A Wealth of Dreams and Absolutely
due course, we faced our first logistic problem as to
where to house these, in some cases, disparate items,
and rented a loft above the Parkway Theater in Oakland.
The rent was seventy-five dollars a month, and the earliest
formulations of organizational structure were now in place.
(Since none of that interests me in the least, one would
have to look to Seymour for the specifics of the times
in this regard.) A new phase had begun, and now, merchants
began to supply our first "showcases" as they
renovated their shops. Amongst these, I remember the memorable
Harry Berger and Milen's Jewelers. Their cases, welcome
and vital as they were, were also equally large, and literally
choked the narrow corridor along which several rooms found
their entryway. We were "in business," and now,
hordes of children and adults, independently and collectively
flooded "the museum" on weekends. At last, the
Sunday schools had their first "major" outlet
for resources outside the framework of the curricula!
we stayed "at the Parkway" for about two years,
but, because all of us who were involved were such "millionaires,"
we had long ceased to be able to pay the rent; we had
"managed to acquire" months of arrears, the
weight of which was counter- balanced by the pressure
to make each visit of each person, child or not, as meaningful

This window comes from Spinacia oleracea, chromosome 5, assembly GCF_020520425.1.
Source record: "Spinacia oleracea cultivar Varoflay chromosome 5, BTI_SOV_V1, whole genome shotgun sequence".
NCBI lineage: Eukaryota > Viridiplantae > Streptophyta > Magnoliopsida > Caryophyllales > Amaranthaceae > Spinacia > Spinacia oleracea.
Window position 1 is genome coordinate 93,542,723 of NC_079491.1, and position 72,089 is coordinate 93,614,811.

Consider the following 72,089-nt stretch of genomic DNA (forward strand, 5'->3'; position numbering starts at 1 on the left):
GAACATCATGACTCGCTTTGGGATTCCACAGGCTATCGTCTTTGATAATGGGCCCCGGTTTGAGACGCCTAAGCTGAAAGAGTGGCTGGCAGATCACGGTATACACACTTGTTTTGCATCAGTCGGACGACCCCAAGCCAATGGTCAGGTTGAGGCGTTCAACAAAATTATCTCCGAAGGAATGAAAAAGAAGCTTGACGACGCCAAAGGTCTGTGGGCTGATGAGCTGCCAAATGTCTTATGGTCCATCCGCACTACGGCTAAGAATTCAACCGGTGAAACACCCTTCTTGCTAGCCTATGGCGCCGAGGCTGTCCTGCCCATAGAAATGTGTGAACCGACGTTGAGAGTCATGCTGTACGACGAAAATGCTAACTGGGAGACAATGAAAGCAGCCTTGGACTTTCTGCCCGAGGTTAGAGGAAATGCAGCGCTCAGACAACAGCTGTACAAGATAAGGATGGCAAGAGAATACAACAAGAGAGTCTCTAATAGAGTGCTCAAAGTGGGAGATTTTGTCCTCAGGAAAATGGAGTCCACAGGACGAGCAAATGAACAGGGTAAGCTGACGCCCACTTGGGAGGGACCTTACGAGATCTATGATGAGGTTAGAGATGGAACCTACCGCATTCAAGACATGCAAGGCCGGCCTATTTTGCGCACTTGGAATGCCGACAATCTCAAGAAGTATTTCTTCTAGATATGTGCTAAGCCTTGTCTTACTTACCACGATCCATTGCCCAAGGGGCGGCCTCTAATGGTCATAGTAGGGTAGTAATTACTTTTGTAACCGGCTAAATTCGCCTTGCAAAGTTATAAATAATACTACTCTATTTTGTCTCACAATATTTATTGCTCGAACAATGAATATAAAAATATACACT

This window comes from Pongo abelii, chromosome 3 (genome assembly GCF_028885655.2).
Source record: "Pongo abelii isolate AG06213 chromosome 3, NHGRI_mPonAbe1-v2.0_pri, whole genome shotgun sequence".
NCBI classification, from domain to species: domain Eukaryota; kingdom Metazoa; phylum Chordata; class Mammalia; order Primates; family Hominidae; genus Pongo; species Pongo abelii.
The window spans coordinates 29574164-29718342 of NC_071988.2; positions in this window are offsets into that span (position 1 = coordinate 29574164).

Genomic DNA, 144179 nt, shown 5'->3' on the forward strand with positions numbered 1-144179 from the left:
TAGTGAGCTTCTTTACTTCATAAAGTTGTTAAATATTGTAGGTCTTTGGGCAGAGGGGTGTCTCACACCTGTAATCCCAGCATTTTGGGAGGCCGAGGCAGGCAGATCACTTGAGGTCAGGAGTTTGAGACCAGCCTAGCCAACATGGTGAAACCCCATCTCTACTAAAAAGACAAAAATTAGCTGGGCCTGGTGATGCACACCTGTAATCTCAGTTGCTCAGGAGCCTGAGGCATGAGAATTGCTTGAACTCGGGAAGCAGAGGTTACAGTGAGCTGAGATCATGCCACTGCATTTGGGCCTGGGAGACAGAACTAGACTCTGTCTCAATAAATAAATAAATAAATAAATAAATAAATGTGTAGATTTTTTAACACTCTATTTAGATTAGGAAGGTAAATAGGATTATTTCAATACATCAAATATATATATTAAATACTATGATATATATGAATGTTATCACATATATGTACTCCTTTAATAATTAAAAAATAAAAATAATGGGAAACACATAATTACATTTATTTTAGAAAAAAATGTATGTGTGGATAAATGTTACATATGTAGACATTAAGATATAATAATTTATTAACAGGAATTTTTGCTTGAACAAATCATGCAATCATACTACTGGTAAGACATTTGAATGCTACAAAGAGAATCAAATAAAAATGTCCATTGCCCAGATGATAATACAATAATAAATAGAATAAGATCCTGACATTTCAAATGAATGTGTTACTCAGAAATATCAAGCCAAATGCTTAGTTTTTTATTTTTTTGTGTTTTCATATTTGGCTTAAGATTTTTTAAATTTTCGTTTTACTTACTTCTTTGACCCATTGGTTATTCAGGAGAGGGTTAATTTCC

as possible. So, you see, the teaching took place under
conditions of near-pandemonium, and, all the time, Seymour
and I were there. One Sunday, not unlike a host of Sundays
that preceded it, the landlord, Jesse Levin, came; the
nature of his visit was exclusively concerned with the
rent, or so he thought, but he never spoke to us that
day, and we never knew he had been there until he told
us so later on. He had burst in on a tumult of activity,
and had arrived at his own conclusions as to where the
moral obligations lay. In a discussion with Seymour, he
erased all that was owed, and allowed us to remain as
long as we chose, rent-free. His precise words were: "If
this is what you've been doing, this is the least I can
do." This act, and a myriad since, stays with me
as if indelibly imprinted onto mind. Jesse Levin's generosity
enabled us to not only remain another two or three years,
but also to consolidate our efforts so that we could chart
the next stages of development as we continued to render
was nothing rational about what we were doing in those
days; we had a wealth of dreams and absolutely no funds
apart from our salaries, but we pushed forward, confident
that reality would bend to our will. It had to. What had
begun spontaneously had taken on a form that, in turn,
informed us, and Seymour and I now gave rise to our own
private proverb: "Anyone can do it with money."
In this way, we were enabled to persevere in defiance
of all practical considerations. We were utterly mad,
you see, but we adhered to our madness with a passion.
If the Nazis with their considerable forces and empathizers
could do the unthinkable, we would do our part to push
the unseen barriers of the present into realizations of
the thinkable. In this, our determination never flagged.